Despite a steady rise in literacy rates over the past 50 years, there are still an estimated 773 million adults worldwide who cannot read or write in any language (UNESCO 2022). While policymakers and academics have primarily focused on educating children, and for good reason, adult learning and education (ALE) programs are an important component of addressing the literacy gap. Yet 42 percent of countries spent less than one percent of their public education budgets on such programs, and adult literacy programs are often characterized by low attendance, high dropout, limited skills attainment, and rapid skills depreciation.
Why is literacy learning in adulthood so difficult? In a new working paper, we examine both theory and empirics to better understand just that, and how programs can address it.
Overall, the paper points out three key learnings, set out below.
1. Adults face barriers to learning, including higher opportunity costs and lower brain plasticity
Unsurprisingly, adults face unique barriers to learning, compared with children. As we get older, things can get…well, more difficult. Studies from the fields of cognitive psychology and educational neuroscience show that attaining the foundational skills of literacy can be challenging, not only due to the complexity of the task—which involves multiple areas of the brain—but also lower levels of “brain plasticity”. This becomes even more difficult if the language is “opaque” (a limited correspondence between letters and their sounds), or when learning new scripts—recent research posits that adults become dyslexic for new alphabets at about the age of 19 (Abadzi 2019). This, combined with socio-economic factors—the high opportunity costs of adults’ time, difficult learning environments, uncertain returns with education—can make adult literacy challenging.
2. Adult education programs rarely address these constraints, which limits their impacts on sustained learning
Empirical research on adult education programs suggests that the results are mixed. In general, existing evidence suggest that adult education programs are more successful in boosting math skills, rather than reading skills, and when reading gains do occur, adults do not achieve fluency and hence these gains cannot be easily sustained (Alamprese et al 2011, Sabatini et al 2011, Aker et al 2012, Banerji et al 2017, Abadzi et al 2010, Aker et al 2012, 2019, 2020). This is potentially due to a number of reasons-the failure of adult education curricula to position literacy as relevant to daily life, with corresponding impacts on learning, motivation and time for practice; the timing of literacy programs around the agricultural calendar, with important implications for the curriculum and insufficient time for adults to practice; the time commitment (which is significant) as compared to adults’ busy lives; and the neurocognitive obstacles to adult learning, which impede learning, and further decrease motivation.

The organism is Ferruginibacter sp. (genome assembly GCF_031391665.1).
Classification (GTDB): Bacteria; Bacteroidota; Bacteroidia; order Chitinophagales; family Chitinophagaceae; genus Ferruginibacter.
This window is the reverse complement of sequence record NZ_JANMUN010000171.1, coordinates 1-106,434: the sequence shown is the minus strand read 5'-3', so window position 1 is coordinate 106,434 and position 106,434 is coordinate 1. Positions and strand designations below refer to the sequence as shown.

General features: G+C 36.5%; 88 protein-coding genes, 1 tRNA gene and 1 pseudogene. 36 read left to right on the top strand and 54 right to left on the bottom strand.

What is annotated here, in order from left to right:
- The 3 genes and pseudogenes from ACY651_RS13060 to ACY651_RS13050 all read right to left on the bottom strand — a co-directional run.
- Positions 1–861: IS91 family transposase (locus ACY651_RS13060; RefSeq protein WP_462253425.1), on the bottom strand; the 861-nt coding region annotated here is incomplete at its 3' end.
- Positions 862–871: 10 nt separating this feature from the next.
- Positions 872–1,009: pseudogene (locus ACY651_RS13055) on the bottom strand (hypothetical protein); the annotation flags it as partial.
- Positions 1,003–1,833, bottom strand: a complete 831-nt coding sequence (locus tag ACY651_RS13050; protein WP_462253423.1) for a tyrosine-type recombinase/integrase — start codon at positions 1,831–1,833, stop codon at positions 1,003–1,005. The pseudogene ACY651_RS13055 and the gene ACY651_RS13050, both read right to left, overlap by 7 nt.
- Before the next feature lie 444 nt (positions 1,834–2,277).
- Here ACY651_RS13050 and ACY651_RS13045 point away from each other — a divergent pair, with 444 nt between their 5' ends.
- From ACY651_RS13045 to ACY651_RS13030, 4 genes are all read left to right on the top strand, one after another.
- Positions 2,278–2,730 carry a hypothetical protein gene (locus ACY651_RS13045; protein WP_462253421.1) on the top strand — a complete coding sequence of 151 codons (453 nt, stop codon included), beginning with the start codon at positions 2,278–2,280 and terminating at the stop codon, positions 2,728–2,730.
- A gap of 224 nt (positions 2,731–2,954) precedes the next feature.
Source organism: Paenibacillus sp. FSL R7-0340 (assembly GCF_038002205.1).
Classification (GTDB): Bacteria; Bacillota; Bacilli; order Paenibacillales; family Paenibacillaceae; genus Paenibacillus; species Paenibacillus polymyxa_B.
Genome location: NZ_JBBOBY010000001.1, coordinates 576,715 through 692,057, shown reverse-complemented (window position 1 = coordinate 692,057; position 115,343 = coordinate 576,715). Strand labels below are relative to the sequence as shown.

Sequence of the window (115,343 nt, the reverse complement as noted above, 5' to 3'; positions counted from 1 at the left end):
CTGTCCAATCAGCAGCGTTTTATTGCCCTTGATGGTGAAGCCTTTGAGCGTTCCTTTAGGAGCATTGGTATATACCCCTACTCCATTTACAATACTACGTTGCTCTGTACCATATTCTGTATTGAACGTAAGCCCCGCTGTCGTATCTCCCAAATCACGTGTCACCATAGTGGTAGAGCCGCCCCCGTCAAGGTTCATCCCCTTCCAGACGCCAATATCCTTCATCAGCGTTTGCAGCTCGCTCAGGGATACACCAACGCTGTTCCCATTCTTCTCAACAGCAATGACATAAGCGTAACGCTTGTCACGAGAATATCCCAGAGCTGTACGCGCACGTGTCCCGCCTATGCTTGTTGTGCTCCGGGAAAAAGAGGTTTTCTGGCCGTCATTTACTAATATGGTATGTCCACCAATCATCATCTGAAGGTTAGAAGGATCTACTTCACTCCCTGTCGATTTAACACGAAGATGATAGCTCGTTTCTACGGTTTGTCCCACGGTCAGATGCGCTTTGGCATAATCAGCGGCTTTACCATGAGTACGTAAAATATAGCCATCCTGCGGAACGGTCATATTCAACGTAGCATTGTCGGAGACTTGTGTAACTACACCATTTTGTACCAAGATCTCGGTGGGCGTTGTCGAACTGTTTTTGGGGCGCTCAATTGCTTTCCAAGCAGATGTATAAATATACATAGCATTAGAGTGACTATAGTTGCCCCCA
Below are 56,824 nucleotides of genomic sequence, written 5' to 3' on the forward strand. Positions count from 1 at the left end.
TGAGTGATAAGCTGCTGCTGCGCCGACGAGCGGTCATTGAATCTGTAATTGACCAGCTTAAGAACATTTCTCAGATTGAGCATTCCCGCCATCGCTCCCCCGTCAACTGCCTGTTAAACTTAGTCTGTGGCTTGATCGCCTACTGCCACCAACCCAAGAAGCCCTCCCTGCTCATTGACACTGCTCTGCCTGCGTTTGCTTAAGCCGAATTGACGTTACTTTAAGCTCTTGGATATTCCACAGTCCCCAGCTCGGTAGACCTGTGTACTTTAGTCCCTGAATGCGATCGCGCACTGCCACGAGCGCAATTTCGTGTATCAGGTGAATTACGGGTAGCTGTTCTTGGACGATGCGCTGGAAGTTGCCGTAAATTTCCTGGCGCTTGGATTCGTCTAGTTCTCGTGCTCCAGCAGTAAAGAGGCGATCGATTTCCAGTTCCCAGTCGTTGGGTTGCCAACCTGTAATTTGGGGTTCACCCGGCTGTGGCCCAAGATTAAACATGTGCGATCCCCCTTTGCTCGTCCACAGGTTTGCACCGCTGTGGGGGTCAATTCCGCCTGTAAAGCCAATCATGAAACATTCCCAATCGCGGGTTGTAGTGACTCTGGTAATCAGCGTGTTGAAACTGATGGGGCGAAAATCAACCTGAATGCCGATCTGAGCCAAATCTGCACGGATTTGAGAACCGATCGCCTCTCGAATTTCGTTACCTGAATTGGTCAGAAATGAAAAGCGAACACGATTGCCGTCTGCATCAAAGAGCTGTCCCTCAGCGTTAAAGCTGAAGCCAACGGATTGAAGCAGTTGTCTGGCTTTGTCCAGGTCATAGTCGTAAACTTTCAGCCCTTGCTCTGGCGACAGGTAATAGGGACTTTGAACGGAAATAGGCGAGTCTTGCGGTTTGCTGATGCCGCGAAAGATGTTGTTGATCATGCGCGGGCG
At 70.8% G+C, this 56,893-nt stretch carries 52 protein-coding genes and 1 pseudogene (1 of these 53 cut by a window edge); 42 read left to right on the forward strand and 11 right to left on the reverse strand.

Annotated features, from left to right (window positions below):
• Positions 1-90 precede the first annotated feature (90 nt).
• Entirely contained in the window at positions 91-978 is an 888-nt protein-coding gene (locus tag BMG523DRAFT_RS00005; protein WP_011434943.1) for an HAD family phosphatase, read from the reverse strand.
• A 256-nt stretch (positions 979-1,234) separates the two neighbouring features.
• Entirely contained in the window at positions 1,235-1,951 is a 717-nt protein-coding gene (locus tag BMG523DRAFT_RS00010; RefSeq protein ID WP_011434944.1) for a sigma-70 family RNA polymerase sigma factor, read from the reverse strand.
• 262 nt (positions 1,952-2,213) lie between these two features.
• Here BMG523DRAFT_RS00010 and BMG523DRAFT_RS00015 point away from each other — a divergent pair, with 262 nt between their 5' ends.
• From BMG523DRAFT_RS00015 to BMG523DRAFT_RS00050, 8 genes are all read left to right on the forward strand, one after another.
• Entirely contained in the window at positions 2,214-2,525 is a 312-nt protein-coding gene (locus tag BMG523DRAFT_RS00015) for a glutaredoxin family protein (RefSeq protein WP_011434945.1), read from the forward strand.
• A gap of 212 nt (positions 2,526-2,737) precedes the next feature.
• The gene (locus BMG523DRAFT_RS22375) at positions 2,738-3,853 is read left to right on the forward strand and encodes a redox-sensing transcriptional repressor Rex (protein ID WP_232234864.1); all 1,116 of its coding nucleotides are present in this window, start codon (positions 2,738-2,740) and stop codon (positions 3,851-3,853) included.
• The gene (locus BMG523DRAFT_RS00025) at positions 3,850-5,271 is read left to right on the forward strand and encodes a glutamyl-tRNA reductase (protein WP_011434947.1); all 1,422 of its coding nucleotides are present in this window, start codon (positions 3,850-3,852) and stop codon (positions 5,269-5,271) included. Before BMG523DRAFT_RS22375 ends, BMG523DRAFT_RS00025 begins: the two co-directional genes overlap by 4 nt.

3. Adult education programs are most successful when social, economic, and neurocognitive factors are incorporated
All of this suggests that adult education programs have the potential to be more successful when they address the key barriers to learning in adulthood. This not only means that the material should be properly sequenced, but also that students can read fast enough in order to understand what they are reading. This requires that students are given sufficient (and flexible) time to practice, perhaps via the provision of perceptually enhanced texts (e.g., large text size and spacing with many pages for practice (Abadzi 2019). At the same time, this need for sufficient practice must be balanced with the opportunity costs for adult learners—either by having programs at certain times of day or year, or allowing it to be done remotely. And learning and time must be done in conjunction with addressing learners’ intrinsic and extrinsic motivation, in part by making such skills relevant to daily life, allowing for practice outside of the classroom, allowing students to experience “quick wins” or providing scholarships (or other support). Research using simple mobile phones as a pedagogical device in Niger and the US have suggested that potentially simple technologies may overcome some of these constraints—by allowing students to learn more flexibly, use their skills daily and practice outside of the classroom (Aker et al 2012, Ksoll et al 2018).
For more, read the working paper.
CGD blog posts reflect the views of the authors, drawing on prior research and experience in their areas of expertise. CGD is a nonpartisan, independent organization and does not take institutional positions.